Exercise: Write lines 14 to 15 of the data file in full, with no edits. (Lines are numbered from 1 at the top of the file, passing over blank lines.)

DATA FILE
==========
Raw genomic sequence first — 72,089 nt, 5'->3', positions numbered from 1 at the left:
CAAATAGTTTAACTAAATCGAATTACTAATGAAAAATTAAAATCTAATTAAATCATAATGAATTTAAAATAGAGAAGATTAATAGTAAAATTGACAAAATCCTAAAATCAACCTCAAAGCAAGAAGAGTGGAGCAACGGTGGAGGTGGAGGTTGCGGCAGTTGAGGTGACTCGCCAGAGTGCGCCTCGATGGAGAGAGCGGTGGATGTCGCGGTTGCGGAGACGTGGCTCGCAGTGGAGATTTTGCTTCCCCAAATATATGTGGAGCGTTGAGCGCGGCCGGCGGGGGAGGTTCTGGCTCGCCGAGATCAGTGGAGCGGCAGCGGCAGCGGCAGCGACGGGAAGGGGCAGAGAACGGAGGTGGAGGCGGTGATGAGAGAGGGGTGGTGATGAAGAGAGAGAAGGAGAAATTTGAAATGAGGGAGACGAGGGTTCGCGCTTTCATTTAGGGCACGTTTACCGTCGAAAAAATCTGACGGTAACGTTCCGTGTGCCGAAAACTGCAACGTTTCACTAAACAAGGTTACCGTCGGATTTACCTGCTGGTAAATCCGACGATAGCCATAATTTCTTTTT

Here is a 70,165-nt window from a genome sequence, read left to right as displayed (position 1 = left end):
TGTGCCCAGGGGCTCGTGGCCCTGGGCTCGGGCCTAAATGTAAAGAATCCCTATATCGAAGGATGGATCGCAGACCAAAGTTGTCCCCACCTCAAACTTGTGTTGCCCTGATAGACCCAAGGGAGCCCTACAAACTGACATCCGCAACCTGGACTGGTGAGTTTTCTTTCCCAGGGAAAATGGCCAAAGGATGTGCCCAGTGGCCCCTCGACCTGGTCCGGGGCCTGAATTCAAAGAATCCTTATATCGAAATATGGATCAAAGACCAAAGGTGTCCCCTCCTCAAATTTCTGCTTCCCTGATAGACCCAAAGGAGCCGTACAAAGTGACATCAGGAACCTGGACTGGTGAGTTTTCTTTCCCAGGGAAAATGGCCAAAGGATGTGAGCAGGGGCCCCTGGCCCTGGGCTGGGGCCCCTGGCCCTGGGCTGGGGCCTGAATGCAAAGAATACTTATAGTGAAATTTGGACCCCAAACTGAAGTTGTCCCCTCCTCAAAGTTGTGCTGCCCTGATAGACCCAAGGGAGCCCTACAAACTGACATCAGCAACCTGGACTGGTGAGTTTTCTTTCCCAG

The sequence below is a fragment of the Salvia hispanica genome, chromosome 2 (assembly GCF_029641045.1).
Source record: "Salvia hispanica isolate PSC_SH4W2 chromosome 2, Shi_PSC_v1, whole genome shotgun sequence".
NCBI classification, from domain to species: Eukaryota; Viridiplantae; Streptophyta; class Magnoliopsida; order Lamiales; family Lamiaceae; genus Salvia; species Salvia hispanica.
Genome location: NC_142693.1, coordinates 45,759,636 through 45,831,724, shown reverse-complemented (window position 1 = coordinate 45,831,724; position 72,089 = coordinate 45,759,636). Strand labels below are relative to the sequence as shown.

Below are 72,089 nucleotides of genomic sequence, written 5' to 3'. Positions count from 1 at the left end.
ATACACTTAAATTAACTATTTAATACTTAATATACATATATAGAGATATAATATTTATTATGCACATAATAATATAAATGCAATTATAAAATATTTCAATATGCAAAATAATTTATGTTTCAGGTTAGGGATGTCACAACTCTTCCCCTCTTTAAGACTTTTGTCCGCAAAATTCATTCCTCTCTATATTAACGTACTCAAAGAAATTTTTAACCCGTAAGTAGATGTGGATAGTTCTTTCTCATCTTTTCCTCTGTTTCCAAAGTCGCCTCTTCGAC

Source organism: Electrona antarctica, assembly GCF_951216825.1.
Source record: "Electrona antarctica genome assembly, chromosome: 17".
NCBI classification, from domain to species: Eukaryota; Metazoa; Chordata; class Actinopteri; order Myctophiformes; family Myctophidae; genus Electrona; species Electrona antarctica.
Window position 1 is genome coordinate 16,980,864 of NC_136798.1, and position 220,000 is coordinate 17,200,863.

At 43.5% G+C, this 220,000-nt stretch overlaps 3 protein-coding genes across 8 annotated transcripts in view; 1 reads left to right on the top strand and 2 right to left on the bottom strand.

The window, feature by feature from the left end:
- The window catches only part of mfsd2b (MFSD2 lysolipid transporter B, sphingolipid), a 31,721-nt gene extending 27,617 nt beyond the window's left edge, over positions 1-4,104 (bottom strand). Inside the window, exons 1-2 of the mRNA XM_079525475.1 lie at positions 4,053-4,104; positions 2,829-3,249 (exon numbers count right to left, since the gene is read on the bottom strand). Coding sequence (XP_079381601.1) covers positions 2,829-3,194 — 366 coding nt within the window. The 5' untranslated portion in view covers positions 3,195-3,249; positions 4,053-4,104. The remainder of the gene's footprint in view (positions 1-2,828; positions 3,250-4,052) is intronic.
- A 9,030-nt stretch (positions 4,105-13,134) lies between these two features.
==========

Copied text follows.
Window position 1 is genome coordinate 16,980,864 of NC_136798.1, and position 220,000 is coordinate 17,200,863.

At 43.5% G+C, this 220,000-nt stretch overlaps 3 protein-coding genes across 8 annotated transcripts in view; 1 reads left to right on the top strand and 2 right to left on the bottom strand.